With all the optimism in its future, solar power, however, is still in its awareness-building stage in the country. A lot of work remains to be done to bring Myanmar’s solar power industry up to pace with the rest of the world.
The solar power sector faces challenges that most businesses face here: complex and unclear regulations.
Clarity and transparency in policies and regulations will provide industries with a clear direction in Myanmar’s market development, creating a better business environment which all businesses, including the solar power industry, can benefit from, according to Mr Scandling.
However, there are observable efforts from Nay Pyi Taw in supporting the solar power industry.
“To the government’s credit,” Mr Scandling said, “there are exemptions on import duties on solar panels, converters and charge controllers – all three are important components in building a solar PV system. This shows recognition from the government.”
He suggested that the government should publish an electric rate schedule which outlines the cost of electricity within a range of three to five years. This will allow the solar power industry to project its competitiveness in comparison to grid electricity.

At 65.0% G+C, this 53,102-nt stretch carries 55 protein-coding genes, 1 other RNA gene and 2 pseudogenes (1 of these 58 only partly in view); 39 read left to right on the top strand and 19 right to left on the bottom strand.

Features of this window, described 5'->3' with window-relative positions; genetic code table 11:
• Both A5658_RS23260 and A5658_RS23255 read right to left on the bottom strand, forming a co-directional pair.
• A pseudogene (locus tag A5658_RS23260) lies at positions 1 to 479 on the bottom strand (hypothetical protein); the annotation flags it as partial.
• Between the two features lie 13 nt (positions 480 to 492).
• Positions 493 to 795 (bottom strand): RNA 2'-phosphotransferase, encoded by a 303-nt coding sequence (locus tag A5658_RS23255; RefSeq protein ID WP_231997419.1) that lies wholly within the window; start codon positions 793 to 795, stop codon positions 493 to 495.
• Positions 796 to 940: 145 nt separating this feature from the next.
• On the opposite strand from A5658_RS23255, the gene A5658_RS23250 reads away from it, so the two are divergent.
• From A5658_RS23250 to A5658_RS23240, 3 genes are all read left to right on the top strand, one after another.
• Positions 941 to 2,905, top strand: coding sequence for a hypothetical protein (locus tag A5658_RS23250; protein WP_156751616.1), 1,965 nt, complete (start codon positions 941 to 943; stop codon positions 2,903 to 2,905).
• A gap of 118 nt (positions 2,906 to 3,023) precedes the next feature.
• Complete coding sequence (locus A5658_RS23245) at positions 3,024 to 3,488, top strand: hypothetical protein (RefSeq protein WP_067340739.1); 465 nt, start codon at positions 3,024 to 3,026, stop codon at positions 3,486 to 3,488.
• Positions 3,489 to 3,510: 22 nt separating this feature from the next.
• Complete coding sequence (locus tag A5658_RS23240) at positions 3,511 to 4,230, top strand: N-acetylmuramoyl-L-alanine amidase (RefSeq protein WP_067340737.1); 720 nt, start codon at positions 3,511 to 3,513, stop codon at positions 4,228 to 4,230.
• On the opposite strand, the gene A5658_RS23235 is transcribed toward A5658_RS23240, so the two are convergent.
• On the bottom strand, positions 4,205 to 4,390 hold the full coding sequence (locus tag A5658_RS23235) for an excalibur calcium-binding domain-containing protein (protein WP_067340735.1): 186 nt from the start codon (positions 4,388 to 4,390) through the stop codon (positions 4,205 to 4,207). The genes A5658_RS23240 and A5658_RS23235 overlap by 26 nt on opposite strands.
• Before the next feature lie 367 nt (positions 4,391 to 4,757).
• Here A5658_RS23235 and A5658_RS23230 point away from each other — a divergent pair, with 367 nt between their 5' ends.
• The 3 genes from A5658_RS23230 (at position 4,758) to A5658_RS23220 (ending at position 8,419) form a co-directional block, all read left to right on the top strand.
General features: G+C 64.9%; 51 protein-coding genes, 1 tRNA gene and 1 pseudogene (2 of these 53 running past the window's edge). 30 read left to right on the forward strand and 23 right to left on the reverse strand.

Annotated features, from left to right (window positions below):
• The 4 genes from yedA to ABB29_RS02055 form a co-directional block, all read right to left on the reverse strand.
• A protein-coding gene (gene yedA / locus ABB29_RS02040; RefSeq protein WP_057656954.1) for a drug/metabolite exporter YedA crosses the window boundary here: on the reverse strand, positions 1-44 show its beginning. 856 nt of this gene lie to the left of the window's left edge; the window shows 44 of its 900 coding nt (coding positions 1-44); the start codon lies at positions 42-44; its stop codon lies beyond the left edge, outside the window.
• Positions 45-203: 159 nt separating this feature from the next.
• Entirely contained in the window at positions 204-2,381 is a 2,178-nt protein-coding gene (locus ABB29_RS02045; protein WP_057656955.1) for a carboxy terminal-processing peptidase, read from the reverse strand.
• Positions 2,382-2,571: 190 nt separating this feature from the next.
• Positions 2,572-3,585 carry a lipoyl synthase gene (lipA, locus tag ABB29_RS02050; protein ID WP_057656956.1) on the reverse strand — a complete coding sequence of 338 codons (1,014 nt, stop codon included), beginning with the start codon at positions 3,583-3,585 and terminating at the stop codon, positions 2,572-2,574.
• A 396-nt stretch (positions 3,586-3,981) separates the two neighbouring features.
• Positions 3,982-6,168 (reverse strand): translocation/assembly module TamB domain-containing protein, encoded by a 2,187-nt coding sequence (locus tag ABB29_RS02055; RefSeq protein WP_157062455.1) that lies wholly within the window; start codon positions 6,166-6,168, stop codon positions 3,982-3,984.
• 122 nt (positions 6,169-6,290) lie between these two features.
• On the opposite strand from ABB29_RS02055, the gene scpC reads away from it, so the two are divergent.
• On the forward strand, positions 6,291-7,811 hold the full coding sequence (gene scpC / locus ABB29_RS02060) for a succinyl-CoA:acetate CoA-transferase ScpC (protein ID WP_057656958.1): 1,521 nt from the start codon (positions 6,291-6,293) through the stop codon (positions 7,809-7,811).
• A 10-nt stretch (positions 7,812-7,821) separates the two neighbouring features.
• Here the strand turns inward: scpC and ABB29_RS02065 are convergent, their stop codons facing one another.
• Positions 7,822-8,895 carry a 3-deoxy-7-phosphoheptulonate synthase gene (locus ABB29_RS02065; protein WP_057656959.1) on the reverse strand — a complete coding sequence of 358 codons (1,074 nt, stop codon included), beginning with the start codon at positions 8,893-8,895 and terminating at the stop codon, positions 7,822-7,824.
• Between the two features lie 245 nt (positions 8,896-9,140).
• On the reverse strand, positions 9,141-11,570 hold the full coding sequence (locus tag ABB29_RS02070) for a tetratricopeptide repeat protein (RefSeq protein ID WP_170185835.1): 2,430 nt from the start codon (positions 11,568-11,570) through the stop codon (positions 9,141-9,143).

In addition, he predicted that electricity prices from the main grid in Myanmar will only increase, hence solar power systems will be a costsaving asset to the Myanmar people.
The rise of solar energy should be understood in the context of severe shortage of grid-based electricity supply for Myanmar’s rising energy demand.
This energy shortage and lack of access have affected big businesses, multinationals, SMES and residents in both urban and rural areas.
Last month, Katsuji Nakagawa, chair of Japan Chamber of Commerce and Industry in Myanmar, told The Myanmar Times that the lack of reliable power supply is the single biggest obstacle in doing business in the country.
Without stable and sufficient energy supply, manufacturing companies cannot operate with their optimal capacity.
According to research data from the IFC, more than 65 percent of Myanmar’s population, a total of seven million households, has no access to grid-based electricity services. In rural areas, more than two thirds of households rely on candles, kerosene, low-quality batteries and diesel generators to meet their energy needs.
With the assistance of the World Bank Group and other donors, Myanmar’s government has adopted the National Electrification Plan, which aims to achieve universal access to sustainable electricity services by 2030 through a combination of grid extension and off-grid programs.
Solar energy has been spearheaded by international investors, with some aiming to decentralise the access to solar energy.
On July 6, Greenlight Planet launched its retail store under the brand Sun King in Bago Region. The store offers both Easybuy and upfront payment options across a range of solar lamps and home systems.
For Sunlabob, Mr Scandling said his objective is to become the first international solar company with a local team on the ground in Myanmar to install the products and provide maintenance services, leading the development of commercial and industrial solar power technology.